Untitled Page

Minimally Invasive Brain Surgery

Kathleen Khu
Kathleen Khu

Neurosurgery has not traditionally been considered an area of surgery which could lend itself to minimally invasive techniques. But minimally invasive brain surgery (MIBS) has evolved to include small skin incisions, better illumination, and minimal disturbance of the normal brain tissue. The philosophy is to create as little disruption to the patient as possible - the clinical value of minimally disrupting the patient's tissues is to allow the patient to recover quickly and resume his/her normal life as soon as possible.

Neurosurgical technique has progressed, and advances in anaesthetic techniques and medical technology, such as neuronavigation and improved optical devices, have also played a crucial role in enabling MIBS. There are also exciting advances in minimally invasive spine surgery which will revolutionize this area of surgery. Some exciting examples of MIBS being performed at the Toronto Western Hospital (TWH) are described below


Mark Bernstein
Mark Bernstein

In late 1996, the first awake outpatient craniotomy in the world was performed at TWH. Since then, almost 400 brain tumour patients have been operated on, on an outpatient (i.e. Day Surgery) basis, with low morbidity and high patient satisfaction.

Awake outpatient craniotomy with brain mapping has been found to be a safe and effective procedure for the surgical treatment of patients with gliomas and metastatic tumours. The patient is discharged after 6 hours post-op, assuming a CT done at 4 hours shows no problems and the patient remains well.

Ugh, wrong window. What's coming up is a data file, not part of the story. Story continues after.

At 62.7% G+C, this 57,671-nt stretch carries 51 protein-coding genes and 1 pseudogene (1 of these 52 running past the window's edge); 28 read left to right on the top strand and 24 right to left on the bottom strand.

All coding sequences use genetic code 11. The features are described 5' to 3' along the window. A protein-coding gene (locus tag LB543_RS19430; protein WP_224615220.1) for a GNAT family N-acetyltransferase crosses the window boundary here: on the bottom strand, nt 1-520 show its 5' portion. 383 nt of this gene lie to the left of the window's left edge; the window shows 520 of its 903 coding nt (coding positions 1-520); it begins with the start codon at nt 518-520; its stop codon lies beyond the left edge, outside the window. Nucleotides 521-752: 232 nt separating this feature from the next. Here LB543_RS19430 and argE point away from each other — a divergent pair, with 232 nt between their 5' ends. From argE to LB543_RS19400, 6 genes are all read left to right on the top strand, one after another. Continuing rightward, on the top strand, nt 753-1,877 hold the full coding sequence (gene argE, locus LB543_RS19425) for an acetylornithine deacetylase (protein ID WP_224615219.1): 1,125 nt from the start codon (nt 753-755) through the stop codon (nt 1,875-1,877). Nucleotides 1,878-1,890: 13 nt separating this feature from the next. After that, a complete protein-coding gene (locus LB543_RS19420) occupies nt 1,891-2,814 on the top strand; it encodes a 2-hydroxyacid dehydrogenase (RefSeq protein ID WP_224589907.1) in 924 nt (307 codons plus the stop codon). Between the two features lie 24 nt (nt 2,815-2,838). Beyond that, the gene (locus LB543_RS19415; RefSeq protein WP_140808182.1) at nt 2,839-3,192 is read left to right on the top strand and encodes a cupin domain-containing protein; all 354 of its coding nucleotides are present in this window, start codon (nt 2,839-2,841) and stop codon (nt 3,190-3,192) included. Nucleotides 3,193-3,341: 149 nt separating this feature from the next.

An important adjunct that greatly facilitates outpatient surgery is the use of image guidance for the localization of brain tumours. With the neuronavigation system, the location of the tumour is more easily pinpointed, minimizing disturbance to the normal surrounding brain and saving operative time. In addition, the skin incision and the bone flap are smaller and tailored to expose the lesion, lessening the patient's post-op pain and discomfort. Many patients report that going home on the same day makes them feel better overall. They recover faster at home, within a familiar environment, giving them more confidence to resume their day-to-day activities. Outpatient brain surgery is slowly catching on outside Toronto and represents a major advance in patient care and patient flow, minimising the use of shrinking inpatient resources.


Aneurysms have traditionally been approached through large bone flaps. However, the actual working space for the exposure, dissection, and clipping of anterior circulation aneurysms is small, so as long as the principles of minimal brain retraction and proximal vascular control are followed, patient outcomes after aneurysmal clipping using small versus large openings are comparable.

Examples of keyhole approaches to anterior circulation aneurysms include the supraorbital and the micropterional approach. The former involves a skin incision above the eyebrow and the latter involves a small curvilinear skin incision at the temple; in both cases a dollar coin-sized craniotomy is fashioned. In both approaches, the aneurysm is dissected and clipped using the usual microsurgical techniques. Narrower instruments are needed to fit through the opening without obscuring the view.